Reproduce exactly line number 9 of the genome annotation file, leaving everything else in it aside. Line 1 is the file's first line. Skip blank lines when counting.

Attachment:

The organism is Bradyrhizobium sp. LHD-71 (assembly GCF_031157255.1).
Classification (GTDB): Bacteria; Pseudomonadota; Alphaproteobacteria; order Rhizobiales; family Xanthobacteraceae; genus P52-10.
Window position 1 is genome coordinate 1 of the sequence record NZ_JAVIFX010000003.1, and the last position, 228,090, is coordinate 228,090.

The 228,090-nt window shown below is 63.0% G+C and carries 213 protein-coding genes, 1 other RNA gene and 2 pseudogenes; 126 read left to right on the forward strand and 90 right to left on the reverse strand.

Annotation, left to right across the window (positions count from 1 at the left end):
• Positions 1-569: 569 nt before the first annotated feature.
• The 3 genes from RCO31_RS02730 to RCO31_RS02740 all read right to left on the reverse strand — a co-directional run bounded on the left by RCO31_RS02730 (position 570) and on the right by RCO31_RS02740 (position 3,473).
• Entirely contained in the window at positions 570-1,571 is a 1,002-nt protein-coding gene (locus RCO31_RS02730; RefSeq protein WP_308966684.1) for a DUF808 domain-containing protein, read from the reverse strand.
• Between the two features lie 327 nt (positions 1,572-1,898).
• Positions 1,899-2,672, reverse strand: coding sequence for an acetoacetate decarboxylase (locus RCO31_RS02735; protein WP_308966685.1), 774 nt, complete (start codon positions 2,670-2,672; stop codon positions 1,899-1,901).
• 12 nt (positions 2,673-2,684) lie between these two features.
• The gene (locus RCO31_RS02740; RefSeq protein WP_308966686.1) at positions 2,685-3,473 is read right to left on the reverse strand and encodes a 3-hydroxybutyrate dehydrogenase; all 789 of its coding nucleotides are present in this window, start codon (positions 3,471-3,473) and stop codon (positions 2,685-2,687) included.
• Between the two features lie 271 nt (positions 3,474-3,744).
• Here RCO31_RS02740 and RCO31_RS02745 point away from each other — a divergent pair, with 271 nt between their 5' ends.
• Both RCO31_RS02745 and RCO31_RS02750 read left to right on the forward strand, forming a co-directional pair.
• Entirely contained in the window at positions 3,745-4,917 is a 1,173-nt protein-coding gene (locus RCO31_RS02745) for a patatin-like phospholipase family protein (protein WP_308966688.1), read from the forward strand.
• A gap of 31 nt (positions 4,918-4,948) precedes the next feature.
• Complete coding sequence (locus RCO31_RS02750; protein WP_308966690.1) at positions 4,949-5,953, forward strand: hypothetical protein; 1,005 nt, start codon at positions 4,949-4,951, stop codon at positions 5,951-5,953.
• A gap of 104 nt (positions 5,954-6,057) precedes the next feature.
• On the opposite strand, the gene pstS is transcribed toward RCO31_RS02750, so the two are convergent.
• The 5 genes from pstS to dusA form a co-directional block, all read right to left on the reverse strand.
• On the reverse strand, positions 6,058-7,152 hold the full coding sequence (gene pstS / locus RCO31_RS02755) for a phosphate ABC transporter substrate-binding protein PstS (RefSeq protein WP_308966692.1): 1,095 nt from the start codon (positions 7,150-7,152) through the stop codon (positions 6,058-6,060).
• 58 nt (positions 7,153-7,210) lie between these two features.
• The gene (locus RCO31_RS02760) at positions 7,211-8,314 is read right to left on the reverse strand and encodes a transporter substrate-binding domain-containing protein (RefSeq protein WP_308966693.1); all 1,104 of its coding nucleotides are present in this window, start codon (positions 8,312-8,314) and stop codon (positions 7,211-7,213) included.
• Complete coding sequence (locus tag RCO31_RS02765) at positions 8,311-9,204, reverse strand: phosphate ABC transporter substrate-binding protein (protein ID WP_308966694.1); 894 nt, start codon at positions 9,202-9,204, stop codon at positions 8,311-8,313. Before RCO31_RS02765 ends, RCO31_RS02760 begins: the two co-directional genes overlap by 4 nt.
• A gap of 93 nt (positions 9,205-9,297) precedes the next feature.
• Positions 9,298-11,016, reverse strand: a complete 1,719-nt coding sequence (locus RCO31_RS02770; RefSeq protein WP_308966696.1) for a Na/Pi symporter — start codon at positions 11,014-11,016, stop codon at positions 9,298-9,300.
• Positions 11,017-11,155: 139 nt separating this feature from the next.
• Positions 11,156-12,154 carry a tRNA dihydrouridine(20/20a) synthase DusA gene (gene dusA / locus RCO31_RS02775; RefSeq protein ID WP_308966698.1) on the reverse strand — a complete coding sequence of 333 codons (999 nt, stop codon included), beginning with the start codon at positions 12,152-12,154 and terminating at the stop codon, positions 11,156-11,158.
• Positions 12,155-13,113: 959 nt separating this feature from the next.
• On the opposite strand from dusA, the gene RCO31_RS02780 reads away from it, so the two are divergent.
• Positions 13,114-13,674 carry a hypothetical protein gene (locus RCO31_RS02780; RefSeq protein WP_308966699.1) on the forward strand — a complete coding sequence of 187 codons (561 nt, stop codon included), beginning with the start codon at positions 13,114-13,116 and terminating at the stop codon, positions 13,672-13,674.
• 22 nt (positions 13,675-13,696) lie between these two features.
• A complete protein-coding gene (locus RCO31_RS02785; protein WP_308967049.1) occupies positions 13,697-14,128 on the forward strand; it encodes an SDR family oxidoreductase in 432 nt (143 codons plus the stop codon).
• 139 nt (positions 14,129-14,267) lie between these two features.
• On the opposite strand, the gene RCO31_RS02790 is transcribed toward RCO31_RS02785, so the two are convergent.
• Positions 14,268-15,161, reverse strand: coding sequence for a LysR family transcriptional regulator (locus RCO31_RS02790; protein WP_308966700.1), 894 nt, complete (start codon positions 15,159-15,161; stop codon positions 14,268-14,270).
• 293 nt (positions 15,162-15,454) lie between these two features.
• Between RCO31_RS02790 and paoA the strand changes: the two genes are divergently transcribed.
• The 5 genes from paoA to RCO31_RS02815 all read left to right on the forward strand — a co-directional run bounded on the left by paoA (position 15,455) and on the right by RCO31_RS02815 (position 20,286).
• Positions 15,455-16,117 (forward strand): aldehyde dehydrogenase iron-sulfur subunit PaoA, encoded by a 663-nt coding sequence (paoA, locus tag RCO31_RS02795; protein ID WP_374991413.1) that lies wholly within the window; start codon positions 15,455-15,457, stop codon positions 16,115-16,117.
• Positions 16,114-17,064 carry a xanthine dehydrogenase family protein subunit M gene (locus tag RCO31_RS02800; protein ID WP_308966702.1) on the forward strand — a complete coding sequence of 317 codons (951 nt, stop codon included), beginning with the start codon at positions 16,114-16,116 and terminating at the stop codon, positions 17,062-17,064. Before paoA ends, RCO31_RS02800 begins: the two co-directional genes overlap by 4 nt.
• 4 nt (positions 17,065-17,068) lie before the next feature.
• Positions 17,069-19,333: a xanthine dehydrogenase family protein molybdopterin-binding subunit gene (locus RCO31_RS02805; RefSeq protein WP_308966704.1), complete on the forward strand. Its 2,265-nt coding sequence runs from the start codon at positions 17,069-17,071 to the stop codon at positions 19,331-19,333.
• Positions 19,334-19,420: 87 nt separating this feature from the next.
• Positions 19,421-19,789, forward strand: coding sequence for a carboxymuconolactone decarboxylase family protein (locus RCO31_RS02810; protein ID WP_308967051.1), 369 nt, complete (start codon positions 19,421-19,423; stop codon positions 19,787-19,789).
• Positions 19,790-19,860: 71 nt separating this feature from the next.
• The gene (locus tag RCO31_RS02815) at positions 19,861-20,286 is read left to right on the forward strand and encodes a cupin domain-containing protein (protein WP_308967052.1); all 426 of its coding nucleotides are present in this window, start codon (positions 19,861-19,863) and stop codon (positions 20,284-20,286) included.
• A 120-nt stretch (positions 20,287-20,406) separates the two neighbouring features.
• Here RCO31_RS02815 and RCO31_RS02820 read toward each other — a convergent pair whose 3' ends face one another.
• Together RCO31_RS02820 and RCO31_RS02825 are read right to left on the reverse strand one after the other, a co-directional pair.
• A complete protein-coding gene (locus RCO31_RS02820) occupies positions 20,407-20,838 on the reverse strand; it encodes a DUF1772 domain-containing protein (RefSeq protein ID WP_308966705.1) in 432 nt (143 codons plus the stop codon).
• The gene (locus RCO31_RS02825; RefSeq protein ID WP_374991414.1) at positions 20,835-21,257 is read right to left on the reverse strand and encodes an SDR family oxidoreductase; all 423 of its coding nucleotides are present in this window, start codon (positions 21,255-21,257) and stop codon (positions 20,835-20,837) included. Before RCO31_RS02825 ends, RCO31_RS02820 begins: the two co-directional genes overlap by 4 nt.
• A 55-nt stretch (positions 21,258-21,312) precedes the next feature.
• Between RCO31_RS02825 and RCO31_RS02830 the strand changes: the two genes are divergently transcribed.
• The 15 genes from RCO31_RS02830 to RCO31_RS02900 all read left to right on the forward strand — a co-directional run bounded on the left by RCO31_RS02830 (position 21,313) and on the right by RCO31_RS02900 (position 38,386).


• Between the two features lie 327 nt (positions 1,572-1,898).